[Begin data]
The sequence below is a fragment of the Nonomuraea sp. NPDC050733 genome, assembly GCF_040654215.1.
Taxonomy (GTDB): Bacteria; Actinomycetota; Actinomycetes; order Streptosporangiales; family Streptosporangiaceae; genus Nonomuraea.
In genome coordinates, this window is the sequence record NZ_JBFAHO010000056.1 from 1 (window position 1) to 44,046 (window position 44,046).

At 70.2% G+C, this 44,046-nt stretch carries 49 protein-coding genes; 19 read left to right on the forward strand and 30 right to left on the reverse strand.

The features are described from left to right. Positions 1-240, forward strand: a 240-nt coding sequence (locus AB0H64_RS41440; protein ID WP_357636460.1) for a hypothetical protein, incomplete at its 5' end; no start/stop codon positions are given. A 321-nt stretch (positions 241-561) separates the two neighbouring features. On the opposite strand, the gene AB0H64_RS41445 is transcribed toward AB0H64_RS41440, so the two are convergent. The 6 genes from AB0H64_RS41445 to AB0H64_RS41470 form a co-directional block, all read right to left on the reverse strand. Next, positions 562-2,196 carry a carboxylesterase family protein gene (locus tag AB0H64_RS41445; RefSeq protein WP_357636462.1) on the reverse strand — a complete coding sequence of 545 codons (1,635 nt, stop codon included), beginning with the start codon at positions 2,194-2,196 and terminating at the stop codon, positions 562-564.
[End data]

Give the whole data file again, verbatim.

The sequence below is a fragment of the Nonomuraea sp. NPDC050733 genome, assembly GCF_040654215.1.
Taxonomy (GTDB): Bacteria; Actinomycetota; Actinomycetes; order Streptosporangiales; family Streptosporangiaceae; genus Nonomuraea.
In genome coordinates, this window is the sequence record NZ_JBFAHO010000056.1 from 1 (window position 1) to 44,046 (window position 44,046).

At 70.2% G+C, this 44,046-nt stretch carries 49 protein-coding genes; 19 read left to right on the forward strand and 30 right to left on the reverse strand.

The features are described from left to right. Positions 1-240, forward strand: a 240-nt coding sequence (locus AB0H64_RS41440; protein ID WP_357636460.1) for a hypothetical protein, incomplete at its 5' end; no start/stop codon positions are given. A 321-nt stretch (positions 241-561) separates the two neighbouring features. On the opposite strand, the gene AB0H64_RS41445 is transcribed toward AB0H64_RS41440, so the two are convergent. The 6 genes from AB0H64_RS41445 to AB0H64_RS41470 form a co-directional block, all read right to left on the reverse strand. Next, positions 562-2,196 carry a carboxylesterase family protein gene (locus tag AB0H64_RS41445; RefSeq protein WP_357636462.1) on the reverse strand — a complete coding sequence of 545 codons (1,635 nt, stop codon included), beginning with the start codon at positions 2,194-2,196 and terminating at the stop codon, positions 562-564.